The National Oceanic and Atmospheric Administration reported that a total of 19 named storms formed in the Atlantic Basin between June 1, 2010, and Nov. 30, 2010, tying 2010 with 1887 and 1995 for the third highest record. With 12 of the 19 becoming hurricanes, 2010 tied with 1969 for the second highest number of hurricanes on record. Five of the 12 hurricanes became major Ñ Category 3 or higher Ñ Danielle, Earl, Igor, Julia and Karl. Of those major hurricanes, only Earl affected the U.S. mainland, side-swiping the East Coast in September.
While losses from hurricanes were negligible in the United States during 2010, insured losses from other insured catastrophes, such as tornadoes, thunderstorms, windstorms and winter storms added up. ISO’s Property Claim Services (PCS) unit estimates that insured catastrophe losses in the first half of 2010 were $7.9 billion, up $0.2 billion compared with the same period in 2009 and $2.0 billion more than the average for first-half losses over the past 10 years, according to the I.I.I. ISO reported that a total of $10.6 billion in property losses related to catastrophes were paid by insurers of 2009, less than half of the $27 billion paid in 2008. There were 28 catastrophes in 2009, down from 37 in 2008.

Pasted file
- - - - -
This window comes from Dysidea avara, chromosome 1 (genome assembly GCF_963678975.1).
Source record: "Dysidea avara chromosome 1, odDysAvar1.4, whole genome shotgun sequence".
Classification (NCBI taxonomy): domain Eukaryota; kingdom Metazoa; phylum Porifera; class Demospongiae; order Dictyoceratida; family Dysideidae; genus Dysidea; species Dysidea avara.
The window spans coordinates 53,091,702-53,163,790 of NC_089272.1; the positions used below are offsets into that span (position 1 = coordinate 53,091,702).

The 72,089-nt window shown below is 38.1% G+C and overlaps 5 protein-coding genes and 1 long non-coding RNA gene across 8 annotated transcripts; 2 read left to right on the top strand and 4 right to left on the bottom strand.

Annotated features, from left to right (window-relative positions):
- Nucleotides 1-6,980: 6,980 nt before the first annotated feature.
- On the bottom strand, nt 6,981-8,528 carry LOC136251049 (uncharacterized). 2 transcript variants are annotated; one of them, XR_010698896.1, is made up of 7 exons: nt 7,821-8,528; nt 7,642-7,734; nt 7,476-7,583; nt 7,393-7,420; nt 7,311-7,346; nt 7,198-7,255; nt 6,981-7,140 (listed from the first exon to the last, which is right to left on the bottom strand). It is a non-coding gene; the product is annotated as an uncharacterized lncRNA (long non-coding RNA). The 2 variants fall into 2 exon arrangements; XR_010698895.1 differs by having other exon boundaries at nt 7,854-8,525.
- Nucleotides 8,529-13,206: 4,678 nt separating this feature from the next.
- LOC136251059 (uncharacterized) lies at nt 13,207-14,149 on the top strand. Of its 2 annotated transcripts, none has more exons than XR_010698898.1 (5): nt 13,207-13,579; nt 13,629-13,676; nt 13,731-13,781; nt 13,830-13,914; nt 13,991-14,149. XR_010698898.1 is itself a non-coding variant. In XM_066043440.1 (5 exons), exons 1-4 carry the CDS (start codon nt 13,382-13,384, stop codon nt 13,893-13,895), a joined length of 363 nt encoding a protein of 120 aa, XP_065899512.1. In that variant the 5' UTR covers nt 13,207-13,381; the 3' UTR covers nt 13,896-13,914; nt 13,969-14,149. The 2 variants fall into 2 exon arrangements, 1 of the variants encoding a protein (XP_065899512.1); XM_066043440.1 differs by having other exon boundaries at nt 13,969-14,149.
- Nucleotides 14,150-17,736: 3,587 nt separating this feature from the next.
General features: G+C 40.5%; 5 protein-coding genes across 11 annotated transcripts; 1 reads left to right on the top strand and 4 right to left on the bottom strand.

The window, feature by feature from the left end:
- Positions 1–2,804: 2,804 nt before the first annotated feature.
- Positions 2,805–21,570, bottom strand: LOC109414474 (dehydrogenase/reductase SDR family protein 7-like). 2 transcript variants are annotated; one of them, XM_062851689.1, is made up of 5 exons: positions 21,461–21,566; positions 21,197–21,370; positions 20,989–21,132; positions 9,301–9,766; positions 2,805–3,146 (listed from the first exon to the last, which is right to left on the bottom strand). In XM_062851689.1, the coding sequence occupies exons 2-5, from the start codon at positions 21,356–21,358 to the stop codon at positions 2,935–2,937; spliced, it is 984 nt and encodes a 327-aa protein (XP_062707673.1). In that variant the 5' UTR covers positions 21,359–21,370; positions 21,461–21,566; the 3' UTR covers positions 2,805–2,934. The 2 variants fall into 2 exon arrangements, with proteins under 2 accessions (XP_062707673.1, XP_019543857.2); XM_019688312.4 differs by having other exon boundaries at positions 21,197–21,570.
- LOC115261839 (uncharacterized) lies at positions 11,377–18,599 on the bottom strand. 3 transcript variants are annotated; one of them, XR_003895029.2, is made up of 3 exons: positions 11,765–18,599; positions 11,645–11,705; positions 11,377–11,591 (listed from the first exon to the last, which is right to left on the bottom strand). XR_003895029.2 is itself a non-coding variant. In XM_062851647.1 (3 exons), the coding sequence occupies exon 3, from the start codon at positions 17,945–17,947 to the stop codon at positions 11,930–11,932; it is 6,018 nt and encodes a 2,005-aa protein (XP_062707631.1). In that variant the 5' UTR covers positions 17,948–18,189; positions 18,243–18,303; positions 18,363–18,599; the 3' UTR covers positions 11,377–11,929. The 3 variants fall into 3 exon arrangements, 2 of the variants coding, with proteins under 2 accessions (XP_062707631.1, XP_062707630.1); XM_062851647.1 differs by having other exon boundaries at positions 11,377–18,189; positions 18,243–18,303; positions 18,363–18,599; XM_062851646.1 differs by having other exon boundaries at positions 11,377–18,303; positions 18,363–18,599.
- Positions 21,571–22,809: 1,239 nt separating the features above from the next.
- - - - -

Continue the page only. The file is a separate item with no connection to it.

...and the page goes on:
There were 5,613,040 federal flood insurance policies in force as of Sept. 30, 2010, representing more than $3.3 billion in premium, according to the National Flood Insurance Program. The state with the most policies in force is Florida, with 2,119,132 policies. After Florida, the top five states in terms of flood policies in place are: Texas (676,931); Louisiana (485,471); California (274,603); New Jersey (229,890); and South Carolina (202,371).